University of Minnesota
School of Physics & Astronomy

Quantum Materials Seminar

Monday, May 6th 2019
Speaker: Nihat Berker, Kadir Has University, Turkey
Subject: Chiral Spin Glasses, Chaos, and Spin-Glass Lower-Critical Dimension from Continuously Variable Dimensional Realizations

The numerically exact renormalization-group studies of spin glasses on hierarchical lattices continues to yield surprising new results. In this talk, we shall concentrate on two such results: (1) An entirely new type of spin-glass, resulting from only competing chiral interactions (in the absence of ferromagnetic-antiferromagnetic competition). (2) A lower lower-critical spin-glass dimension, resulting from the invention of continuously variable spatial dimensionality in hierarchical lattices. The chiral clock spin-glass model with q = 5 states, with both competing ferromagnetic-antiferromagnetic and left-right chiral frustrations, is studied in d = 3 spatial dimensions by renormalization-group theory.[1] The global phase diagram is calculated in temperature, antiferromagnetic bond concentration p, random chirality strength, and right-chirality concentration c. The system has a ferromagnetic phase, a multitude of different chiral phases, a chiral spin-glass phase, and a critical (algebraically) ordered phase. The ferromagnetic and chiral phases accumulate at the disordered phase boundary and form a spectrum of devil’s staircases, where different ordered phases characteristically intercede at all scales of phase-diagram space. Shallow and deep reentrances of the disordered phase, bordered by fragments of regular and temperature-inverted devil’s staircases, are seen. The extremely rich phase diagrams are presented as continuously and qualitatively changing videos. By quenched-randomly mixing local units of different spatial dimensionalities, we have studied Ising spinglass systems on hierarchical lattices continuously in dimensionalities 1 <=d >=3.[2] The global phase diagram in temperature, antiferromagnetic bond concentration, and spatial dimensionality is calculated. We find that, as dimension is lowered, the spin-glass phase disappears to zero temperature at the lower-critical dimension dc = 2.431. Our system being a physically realizable system, this sets an upper limit to the lower-critical dimension in general for the Ising spin-glass phase. As dimension is lowered towards dc, the spin-glass critical temperature continuously goes to zero, but the spin-glass chaos fully subsists to the brink of the disappearance of the spin-glass phase. The Lyapunov exponent, measuring the strength of chaos, is thus largely unaffected by the approach to dc and shows a discontinuity to zero at dc.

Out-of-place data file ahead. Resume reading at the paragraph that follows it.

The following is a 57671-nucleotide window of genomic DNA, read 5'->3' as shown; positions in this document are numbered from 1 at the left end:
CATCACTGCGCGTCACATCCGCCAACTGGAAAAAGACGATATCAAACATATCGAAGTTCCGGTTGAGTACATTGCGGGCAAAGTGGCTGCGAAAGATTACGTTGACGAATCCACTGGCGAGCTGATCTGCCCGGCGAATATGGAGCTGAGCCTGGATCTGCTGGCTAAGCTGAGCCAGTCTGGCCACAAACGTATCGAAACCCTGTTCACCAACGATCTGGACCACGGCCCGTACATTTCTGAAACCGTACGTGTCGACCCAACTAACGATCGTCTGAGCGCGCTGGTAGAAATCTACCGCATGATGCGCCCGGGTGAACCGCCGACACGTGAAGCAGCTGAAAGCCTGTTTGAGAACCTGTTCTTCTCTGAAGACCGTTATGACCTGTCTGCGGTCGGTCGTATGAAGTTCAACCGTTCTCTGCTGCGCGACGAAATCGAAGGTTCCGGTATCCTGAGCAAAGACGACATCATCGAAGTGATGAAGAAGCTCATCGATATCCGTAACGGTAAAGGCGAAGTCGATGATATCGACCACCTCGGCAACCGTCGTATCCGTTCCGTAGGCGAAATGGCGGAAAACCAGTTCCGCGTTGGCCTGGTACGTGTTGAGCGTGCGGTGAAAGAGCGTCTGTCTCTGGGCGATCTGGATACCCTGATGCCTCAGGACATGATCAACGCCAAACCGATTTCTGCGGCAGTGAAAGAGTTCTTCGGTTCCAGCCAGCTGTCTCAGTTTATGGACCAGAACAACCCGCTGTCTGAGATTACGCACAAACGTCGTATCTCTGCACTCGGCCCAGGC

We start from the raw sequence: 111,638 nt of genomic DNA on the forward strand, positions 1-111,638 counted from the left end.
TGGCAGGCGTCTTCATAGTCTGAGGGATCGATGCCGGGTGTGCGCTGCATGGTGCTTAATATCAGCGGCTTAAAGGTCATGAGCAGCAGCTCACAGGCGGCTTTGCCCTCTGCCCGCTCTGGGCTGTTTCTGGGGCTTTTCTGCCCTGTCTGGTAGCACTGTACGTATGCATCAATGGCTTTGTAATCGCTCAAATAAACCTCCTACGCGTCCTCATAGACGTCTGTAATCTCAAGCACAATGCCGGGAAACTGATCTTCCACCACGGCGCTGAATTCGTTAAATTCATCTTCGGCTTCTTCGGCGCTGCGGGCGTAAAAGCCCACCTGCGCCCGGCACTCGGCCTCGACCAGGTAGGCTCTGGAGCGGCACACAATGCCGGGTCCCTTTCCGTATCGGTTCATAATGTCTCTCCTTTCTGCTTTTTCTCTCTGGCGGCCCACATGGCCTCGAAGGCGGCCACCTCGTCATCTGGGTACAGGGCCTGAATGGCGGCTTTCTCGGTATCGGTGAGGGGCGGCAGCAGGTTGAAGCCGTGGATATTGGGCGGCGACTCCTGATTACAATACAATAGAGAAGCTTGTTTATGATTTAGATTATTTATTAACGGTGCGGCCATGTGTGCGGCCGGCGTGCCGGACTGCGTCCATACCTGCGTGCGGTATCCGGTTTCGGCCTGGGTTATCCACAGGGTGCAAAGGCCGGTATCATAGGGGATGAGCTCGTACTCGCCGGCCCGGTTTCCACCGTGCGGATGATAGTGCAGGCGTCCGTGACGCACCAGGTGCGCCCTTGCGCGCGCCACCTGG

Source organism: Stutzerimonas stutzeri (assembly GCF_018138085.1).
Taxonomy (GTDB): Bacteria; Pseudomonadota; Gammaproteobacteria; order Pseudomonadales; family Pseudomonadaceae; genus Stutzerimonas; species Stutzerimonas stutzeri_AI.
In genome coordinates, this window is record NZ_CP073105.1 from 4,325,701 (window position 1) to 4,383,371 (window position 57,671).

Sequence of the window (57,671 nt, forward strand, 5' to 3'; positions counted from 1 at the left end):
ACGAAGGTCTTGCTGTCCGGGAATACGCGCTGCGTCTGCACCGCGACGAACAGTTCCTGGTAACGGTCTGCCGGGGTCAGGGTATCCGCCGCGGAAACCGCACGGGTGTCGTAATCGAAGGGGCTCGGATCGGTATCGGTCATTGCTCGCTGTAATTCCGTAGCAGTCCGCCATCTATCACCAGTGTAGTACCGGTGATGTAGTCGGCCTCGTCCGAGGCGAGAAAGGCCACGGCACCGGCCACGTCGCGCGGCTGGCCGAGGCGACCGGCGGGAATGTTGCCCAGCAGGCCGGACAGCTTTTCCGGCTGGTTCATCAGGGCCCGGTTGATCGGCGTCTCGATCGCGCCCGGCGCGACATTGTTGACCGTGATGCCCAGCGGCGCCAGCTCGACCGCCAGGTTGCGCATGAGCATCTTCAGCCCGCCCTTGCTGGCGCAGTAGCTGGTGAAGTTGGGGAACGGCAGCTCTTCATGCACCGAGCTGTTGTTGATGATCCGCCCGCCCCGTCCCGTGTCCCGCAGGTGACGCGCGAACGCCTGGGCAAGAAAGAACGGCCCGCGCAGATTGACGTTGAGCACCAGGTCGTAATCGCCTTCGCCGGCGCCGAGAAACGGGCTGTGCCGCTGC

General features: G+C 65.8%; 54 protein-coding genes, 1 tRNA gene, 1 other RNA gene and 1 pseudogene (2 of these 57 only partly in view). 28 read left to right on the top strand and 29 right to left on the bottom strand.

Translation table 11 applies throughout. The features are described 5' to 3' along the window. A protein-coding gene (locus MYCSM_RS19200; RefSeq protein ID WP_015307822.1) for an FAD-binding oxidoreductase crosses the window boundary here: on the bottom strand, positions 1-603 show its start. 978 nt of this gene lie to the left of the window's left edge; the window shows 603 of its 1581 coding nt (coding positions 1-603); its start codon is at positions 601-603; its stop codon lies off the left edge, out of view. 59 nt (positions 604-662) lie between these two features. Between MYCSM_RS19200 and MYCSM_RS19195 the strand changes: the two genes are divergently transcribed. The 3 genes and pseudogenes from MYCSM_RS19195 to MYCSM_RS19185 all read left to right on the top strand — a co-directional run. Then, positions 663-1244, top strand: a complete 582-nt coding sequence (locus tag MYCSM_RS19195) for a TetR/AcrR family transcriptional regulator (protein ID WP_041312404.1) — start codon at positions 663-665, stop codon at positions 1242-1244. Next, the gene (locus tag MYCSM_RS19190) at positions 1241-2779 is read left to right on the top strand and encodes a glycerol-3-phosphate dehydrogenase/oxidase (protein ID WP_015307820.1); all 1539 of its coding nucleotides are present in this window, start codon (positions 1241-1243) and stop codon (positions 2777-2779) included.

[1] T. Çağlar and A.N. Berker, Phys. Rev. E 96, 032103, 1-6 (2017).
[2] B. Atalay and A.N. Berker, Phys. Rev. E 98, 042125, 1-5 (2018).

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